Writing about China is fraught with dangers. The country is not known for its transparency, and its economy is evolving rapidly. And yet, as China becomes an increasingly accepted partner not only in global trade but in global financial markets as well, western policymakers, investors, and businessmen crave solid analysis. It is particularly important to understand the role of China's currency in the global monetary system so that we don't succumb to what Stanley Druckenmiller called, referring to Donald Trump's erroneous claim that "China is manipulating their currency and holding it down," "a kindergartner … view of economics."
In Renminbi Rising: A New Global Monetary System Emerges (Wiley, 2016) William H. Overholt, Guonan Ma, and Cheung Kwok Law present a carefully documented analysis of the burgeoning role of the RMB in the world economy. (And they finished their book before the IMF decided to include the RMB in its special drawing rights basket, which further elevates the importance of the Chinese currency.)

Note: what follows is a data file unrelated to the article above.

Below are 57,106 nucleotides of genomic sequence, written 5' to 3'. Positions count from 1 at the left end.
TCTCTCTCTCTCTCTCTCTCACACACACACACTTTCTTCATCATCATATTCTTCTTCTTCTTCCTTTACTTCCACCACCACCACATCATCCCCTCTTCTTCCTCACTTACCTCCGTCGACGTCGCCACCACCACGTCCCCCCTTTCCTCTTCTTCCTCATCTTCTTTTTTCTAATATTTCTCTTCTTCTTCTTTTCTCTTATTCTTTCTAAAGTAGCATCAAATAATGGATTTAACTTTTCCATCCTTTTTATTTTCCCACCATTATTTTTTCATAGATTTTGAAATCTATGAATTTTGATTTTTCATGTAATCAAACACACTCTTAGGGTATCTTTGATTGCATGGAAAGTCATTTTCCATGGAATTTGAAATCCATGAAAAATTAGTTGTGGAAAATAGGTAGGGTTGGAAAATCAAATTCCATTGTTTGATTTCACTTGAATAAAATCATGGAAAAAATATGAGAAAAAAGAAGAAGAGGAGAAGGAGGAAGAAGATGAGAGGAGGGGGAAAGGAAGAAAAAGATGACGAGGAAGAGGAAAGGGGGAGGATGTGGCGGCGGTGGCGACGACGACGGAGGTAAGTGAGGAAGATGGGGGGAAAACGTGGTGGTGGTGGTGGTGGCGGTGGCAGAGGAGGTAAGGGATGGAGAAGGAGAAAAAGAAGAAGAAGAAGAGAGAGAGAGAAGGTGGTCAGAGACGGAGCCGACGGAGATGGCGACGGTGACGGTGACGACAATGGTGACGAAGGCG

The authors discuss, among other things, the economic and institutional foundations for the rise of the RMB, whether the Chinese bond market can support a potentially global RMB, the waxing and waning of the Chinese stock and banking markets, the liquidity of the RMB, the spreading global network for RMB trade, businesses uses of the RMB, and the RMB as a reserve currency. They illustrate their points with numerous charts and graphs.
Renminbi Rising is valuable not only for its meticulous research but also for its investigation of alternative scenarios. It's a must read for anyone who wants to understand China's place in the world's financial system.